Entry Level Theological Truth [17]

“And Adam said: This is now bone of my bones And flesh of my flesh; She shall be called Woman, Because she was taken out of Man.” Genesis 2:23

The past four decades brought about much strife over the so-called “battle of the sexes.” Gender issues remain highly contentious and creep into the academic and business worlds, to say nothing of literature and the nightly news. Many polemicists affirm that there are deep divisions between men and women that are irreconcilable. Others contend that there is really no difference between males and females – all of the apparent differences are culturally conditioned (one wonders about their home life, but never mind – that’s another issue.) In reality, men and women are quite different; yet at the same time they are indissolubly linked. When the Creator’s proper order is acknowledged then they live together in wonderful harmony. To flout creation order, however, is to court disaster. Let us consider the closeness of the sexes based upon the verse listed at the top of this post.

 


Needing More Than A Higher Primate



 

Adam’s classification of the various animal species accentuated his uniqueness and aloneness. As the Scripture says: “But for Adam there was not found a helper comparable to him” (Genesis 2:20.) One thinks of the mythical Tarzan contenting himself with his trusty chimpanzee pal “Cheetah.” Nonetheless, in his series of books even Edgar Rice Burroughs had the foresight to bring Jane to the jungle to brighten up “the Ape man’s” world.

Humans are created to be social creatures. The man needed a counterpart – “a helpmeet” as the older versions put it. When the Almighty brought Eve to her husband, he exclaimed with great delight: “This is now [some authorities translate this word “at last”] bone of my bone and flesh of my flesh.” In other words, she is my kind – not dissimilar like the animal creation – but really suited and alike to the male.

 


When A Body Meets A Body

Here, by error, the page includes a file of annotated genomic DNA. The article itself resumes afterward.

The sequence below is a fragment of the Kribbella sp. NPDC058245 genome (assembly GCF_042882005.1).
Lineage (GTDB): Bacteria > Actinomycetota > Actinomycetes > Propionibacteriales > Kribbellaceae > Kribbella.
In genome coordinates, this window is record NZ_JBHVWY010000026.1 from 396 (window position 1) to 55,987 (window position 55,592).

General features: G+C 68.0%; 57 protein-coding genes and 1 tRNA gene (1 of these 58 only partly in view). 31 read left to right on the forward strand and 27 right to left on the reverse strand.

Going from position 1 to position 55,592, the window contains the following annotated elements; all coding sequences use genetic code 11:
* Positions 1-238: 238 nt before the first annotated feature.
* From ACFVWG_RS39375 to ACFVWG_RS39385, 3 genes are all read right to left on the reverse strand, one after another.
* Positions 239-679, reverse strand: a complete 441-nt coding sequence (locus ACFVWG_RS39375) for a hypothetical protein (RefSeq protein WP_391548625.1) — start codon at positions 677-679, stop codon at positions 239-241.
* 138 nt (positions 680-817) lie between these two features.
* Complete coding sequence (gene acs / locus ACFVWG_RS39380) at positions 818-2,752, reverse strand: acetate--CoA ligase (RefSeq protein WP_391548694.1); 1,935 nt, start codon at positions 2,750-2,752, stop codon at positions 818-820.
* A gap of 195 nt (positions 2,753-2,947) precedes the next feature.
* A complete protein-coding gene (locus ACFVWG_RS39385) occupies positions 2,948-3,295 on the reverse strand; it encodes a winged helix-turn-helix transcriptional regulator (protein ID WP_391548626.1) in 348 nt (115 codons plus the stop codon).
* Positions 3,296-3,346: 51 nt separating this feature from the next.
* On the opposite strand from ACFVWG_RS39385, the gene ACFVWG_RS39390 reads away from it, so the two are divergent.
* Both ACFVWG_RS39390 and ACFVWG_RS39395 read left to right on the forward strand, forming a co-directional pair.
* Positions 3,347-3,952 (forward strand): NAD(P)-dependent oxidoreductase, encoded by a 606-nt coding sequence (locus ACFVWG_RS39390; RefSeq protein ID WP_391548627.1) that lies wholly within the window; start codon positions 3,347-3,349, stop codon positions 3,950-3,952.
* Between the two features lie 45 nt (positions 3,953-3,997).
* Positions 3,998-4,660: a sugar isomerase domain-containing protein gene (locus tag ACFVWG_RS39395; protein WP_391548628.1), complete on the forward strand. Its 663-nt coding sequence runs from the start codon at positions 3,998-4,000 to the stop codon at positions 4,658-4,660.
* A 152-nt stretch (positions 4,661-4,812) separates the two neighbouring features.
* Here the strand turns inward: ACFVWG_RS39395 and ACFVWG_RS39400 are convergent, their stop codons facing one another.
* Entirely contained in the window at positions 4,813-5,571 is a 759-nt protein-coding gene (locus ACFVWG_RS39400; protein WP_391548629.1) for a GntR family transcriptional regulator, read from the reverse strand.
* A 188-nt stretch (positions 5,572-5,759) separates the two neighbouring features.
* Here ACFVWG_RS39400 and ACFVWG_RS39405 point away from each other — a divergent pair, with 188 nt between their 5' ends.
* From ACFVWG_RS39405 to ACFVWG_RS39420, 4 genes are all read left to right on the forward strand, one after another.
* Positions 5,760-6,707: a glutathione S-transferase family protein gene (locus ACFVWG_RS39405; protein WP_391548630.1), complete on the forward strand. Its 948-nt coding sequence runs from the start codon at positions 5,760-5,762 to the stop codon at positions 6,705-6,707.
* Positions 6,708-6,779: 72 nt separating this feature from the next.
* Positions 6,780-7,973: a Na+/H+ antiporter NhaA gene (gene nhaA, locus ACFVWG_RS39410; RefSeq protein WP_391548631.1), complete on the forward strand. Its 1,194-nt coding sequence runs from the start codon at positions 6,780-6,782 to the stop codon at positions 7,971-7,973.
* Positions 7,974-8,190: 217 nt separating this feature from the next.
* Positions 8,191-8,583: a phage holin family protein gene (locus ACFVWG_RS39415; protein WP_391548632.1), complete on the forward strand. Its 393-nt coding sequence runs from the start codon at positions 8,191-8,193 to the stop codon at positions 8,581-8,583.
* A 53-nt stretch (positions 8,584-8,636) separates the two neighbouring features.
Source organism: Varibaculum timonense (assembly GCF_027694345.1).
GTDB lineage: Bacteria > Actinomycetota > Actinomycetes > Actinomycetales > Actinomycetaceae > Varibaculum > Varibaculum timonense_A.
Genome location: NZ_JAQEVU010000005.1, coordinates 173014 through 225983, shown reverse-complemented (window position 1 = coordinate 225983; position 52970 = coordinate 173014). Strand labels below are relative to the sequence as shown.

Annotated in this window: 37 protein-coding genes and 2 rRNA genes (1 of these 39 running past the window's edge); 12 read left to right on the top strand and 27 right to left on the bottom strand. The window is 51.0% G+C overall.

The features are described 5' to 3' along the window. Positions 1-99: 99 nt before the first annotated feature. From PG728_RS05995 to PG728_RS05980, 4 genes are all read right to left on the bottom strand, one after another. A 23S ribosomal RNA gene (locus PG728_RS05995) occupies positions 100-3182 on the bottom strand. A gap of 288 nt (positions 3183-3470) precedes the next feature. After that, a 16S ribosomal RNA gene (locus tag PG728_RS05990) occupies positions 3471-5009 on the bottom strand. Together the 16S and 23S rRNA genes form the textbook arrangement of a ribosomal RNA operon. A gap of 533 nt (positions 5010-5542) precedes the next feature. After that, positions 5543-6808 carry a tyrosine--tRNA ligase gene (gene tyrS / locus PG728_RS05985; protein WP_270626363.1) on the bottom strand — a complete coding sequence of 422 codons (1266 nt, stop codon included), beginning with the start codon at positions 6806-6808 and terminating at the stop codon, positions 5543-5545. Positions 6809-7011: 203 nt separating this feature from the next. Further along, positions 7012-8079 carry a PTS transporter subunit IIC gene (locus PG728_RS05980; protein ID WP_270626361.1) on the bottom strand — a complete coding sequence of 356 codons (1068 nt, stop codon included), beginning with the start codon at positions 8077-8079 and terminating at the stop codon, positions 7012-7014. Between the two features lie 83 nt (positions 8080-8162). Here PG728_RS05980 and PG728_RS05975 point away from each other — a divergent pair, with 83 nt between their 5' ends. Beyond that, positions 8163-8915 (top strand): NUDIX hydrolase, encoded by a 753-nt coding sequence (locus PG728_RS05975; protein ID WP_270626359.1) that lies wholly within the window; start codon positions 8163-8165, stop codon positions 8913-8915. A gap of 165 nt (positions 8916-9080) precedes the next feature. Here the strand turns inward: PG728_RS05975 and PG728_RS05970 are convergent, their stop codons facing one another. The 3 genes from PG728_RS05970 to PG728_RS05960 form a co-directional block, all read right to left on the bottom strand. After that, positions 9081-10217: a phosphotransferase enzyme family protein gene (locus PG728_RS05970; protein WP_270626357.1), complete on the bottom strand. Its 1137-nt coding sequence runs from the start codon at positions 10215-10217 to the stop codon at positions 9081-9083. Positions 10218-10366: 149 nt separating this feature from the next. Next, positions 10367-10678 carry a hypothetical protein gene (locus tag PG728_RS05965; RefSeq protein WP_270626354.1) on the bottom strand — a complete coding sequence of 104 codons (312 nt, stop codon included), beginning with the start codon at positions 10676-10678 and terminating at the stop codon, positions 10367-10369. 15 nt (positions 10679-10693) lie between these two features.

The bond and similitude of the pair is showcased by the assonance of their Hebrew names: “She shall be called woman [in Hebrew, Isshah, NKJVmg.] because she was taken out of man [Hebrew, Ish, NKJVmg.] Certain older writers thought that the two terms were linguistically related, but it seems that the connection is more in the similar spelling and sound of the two words.i In any case, the indissoluble union between male and female in humanity became a permanent aspect of life in the current order of things.

Rather than compete and quarrel, man and woman were fashioned to know and serve the Lord together. Collectively they form a partnership for glorifying their Maker by obedience to His Word. They possess different roles – later delineated with greater specificity in Scripture – but are intrinsically equal in their worth to God. He made them to live in fellowship and to mutually serve Him with their different, but complementary characteristics.

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i“‎The marg. by pointing out that the Hebrew for ‘woman’ is Isshah, and for ‘man’ Ish, shows the resemblance in the sound of the two words. This is fairly reproduced in the English words ‘Woman’ and ‘Man’; and in Luther’s rendering ‘Männin’ and ‘Mann.’…As a matter of philology the derivation is inaccurate. Probably Isshah is derived from a different root, anash. But nearly all these popular derivations of words prove to be inaccurate when judged by scientific etymology. They are based upon the assonance, or obvious resemblance in sound; and this, while it cannot fail to catch the ear and cling to the recollection of the people, is notoriously to be distrusted for supplying the real derivation.”Herbert E. Ryle, The Book of Genesis in the Revised Version With Introduction and Notes, The Cambridge Bible for Schools and Colleges, 38-39 (Cambridge: Cambridge University Press, 1921). A footnote in The New English Translation also points this out: “‎She is bone of his bones, flesh of his flesh. Note the wordplay (paronomasia) between ‘woman’ (‏אִשָּׁה‎, ’ishah) and ‘man’ (‏אִישׁ‎, ’ish). On the surface it appears that the word for woman is the feminine form of the word for man. But the two words are not etymologically related. The sound and the sense give that impression, however, and make for a more effective wordplay.”

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